Please hear me out on this, I’m not expecting that you are going to sit down and figure out the point system for your speaking engagement. This is more of an exercise to point out what key factors are involved in a public speaking engagement so that they can be focus areas to minimize public speaking fear and therefore to make you (and me) better public speakers.

My Rating System:

0 to 40 = Little or no fear

-10 to 0 = Some fear

-20 to –10 = Lots of fear

-40 to –20 = Stark raving terror

Recent public speaking gig example:

For my recent no-fear public speaking engagement the following was the four factors:

  • Experience & training: I’ve now had seven years of public speaking sessions and trained by watching other public speakers and by having had excellent public speaking trainers train me. As of today I score myself as a 5 on a –10 to 10 scale considering all the experience and training I have been fortunate enough to have received up to this point.
  • Subject & presentation familiarity: The topic is a subject that I live and breathe in on a daily basis and have been done so for more than seven years now. For OpsMgr 2012 I’ll give myself a 9 on a 10 scale as I have been studying and working with the product for quite a while now.
  • Venue & Audience: This was a small audience (less than 50 people) in a location that I know well. This is almost an optimal speaking gig, so I would give this a 9 on the 10 scale.
  • Additional Stress: Really none on this one at all. There were no surprises for the presentation and there were other people in attendance that I could lean on (such as my sales folks, presenters on other topics and such). This is almost an optimal speaking gig, so I would put this at a 9 on the 10 scale.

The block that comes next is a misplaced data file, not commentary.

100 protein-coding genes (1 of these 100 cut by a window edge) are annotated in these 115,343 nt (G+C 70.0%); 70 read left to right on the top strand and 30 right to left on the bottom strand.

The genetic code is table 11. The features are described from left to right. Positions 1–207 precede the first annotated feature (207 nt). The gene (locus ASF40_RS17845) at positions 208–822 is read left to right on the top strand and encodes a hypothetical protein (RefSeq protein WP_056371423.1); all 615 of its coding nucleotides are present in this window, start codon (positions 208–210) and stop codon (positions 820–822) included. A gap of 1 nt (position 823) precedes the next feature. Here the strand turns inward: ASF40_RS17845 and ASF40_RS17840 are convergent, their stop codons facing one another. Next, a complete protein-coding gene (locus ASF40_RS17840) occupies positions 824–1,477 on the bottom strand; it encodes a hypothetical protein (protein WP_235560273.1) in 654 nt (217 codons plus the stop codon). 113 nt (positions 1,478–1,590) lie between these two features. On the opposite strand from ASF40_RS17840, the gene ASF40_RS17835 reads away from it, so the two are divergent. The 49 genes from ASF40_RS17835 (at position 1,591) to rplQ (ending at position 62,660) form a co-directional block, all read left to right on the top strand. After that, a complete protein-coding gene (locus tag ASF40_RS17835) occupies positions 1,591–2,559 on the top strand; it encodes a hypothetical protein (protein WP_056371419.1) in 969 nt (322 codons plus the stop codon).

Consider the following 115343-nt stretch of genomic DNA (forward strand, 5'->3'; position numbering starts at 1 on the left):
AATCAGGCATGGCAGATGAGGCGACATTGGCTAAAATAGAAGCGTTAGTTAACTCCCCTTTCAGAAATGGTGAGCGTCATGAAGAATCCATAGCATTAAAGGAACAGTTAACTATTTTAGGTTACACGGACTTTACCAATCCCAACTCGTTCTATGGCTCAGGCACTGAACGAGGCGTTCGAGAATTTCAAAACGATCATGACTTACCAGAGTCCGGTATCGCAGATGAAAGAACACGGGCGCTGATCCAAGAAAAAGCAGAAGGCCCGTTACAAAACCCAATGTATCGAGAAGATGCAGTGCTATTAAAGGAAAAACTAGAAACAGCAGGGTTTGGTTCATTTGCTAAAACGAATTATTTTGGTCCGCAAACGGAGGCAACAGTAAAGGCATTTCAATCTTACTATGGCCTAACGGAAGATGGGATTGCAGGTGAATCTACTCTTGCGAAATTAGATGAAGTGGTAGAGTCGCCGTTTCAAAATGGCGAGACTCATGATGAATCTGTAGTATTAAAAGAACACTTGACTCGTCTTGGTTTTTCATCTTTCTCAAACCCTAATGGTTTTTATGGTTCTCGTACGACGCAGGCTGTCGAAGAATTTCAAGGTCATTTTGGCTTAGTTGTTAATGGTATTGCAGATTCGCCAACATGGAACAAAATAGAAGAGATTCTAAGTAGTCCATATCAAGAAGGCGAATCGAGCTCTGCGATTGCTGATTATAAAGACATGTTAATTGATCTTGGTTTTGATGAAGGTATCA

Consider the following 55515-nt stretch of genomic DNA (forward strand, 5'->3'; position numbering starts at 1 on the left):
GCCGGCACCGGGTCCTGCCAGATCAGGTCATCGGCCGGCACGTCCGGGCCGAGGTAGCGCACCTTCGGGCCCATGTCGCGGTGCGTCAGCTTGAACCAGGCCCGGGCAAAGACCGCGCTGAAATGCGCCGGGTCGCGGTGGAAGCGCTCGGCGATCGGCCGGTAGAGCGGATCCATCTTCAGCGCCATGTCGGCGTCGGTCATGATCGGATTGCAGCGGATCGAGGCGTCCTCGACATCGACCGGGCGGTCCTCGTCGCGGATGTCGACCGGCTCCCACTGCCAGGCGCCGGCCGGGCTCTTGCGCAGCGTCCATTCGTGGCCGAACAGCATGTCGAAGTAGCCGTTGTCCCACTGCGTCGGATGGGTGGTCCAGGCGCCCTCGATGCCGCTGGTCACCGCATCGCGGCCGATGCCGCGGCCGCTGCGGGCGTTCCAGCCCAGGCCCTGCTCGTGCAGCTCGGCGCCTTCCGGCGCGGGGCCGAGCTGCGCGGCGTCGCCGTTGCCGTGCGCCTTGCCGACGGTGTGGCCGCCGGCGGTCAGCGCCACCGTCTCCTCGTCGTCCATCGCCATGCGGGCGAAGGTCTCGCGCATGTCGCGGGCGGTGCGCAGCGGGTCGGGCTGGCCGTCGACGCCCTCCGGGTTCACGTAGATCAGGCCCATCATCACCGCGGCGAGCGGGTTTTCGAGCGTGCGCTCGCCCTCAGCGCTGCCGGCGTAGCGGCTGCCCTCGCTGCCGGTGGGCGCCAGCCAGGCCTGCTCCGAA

Fear = (Experience & Training) + (Subject & Presentation familiarity) + (Venue & Audience) + (Additional Stress)

Fear = (? + ? + ? + ?)

Fear = (5 + 9 + 9 + 9) = 32

[My score of 32 here makes a lot of sense for why this one was not stressing me out at all]

System Center Universe 2012 example:

System Center Universe was a different result for the same equation:

  • Experience & training: I’ve now had seven years of public speaking sessions and been trained by watching other public speakers and by excellent public speaking trainers. For SCU I am holding to my score of 5.
  • Subject & presentation familiarity: I was somewhat familiar with Virtual Machine Manager but not to the depth that I know Operations Manager. For SCU I would put my score here at a 1.
  • Venue & Audience: This was a huge geographically dispersed audience (in the thousands) in a location that I did not know well. I would put my score here at a –5.
  • Additional Stress: I was a last minute replacement for another speaker who had been snowed in and we had been having technical challenges. I would put my score here at a –8.

Fear = (Experience & Training) + (Subject & Presentation familiarity) + (Venue & Audience) + (Additional Stress)

Fear = (? + ? + ? + ?)

Fear = (5 + 1 + –5 + -8) = -7

[I was sweating bullets at System Center Universe so my score of –7 here makes sense]

TechEd 2005 Example:

TechEd 2005 was a very different result for the same equation:

  • Experience & training: I was pretty new to public speaking having little experience and no formal training. In hindsight I would put myself at a score of –5.
  • Subject & presentation familiarity: While I was solid on MOM 2005 I was only a couple of years into it at that point. In hindsight I would put myself at a score of 0.
  • Venue & Audience: This was a huge room in a location I had not been at before. I would put my score here at a –8.
  • Additional Stress: This was my first large-scale public speaking gig, and at the last minute my colleague who was going to be up there with me wasn’t there. I would put my score here at a –9.

Fear = (Experience & Training) + (Subject & Presentation familiarity) + (Venue & Audience) + (Additional Stress)

Fear = (? + ? + ? + ?)

Fear = (-5 + 0 + –8 + -9) = -22

[My score of –22 which is stark raving terror and accurately describes what I was feeling]

What I’ve learned about public speaking:

Public speaking is an art form, and different artists have different styles. Just because I admire another public speaker’s style doesn’t mean that I could ever speak using their style and vice-versa. I still have a lot to learn about public speaking and have accepted that I will never truly master this art, but I enjoy continuing to hone my skills. I’m sure that there are other lists out there but these have been really useful to me.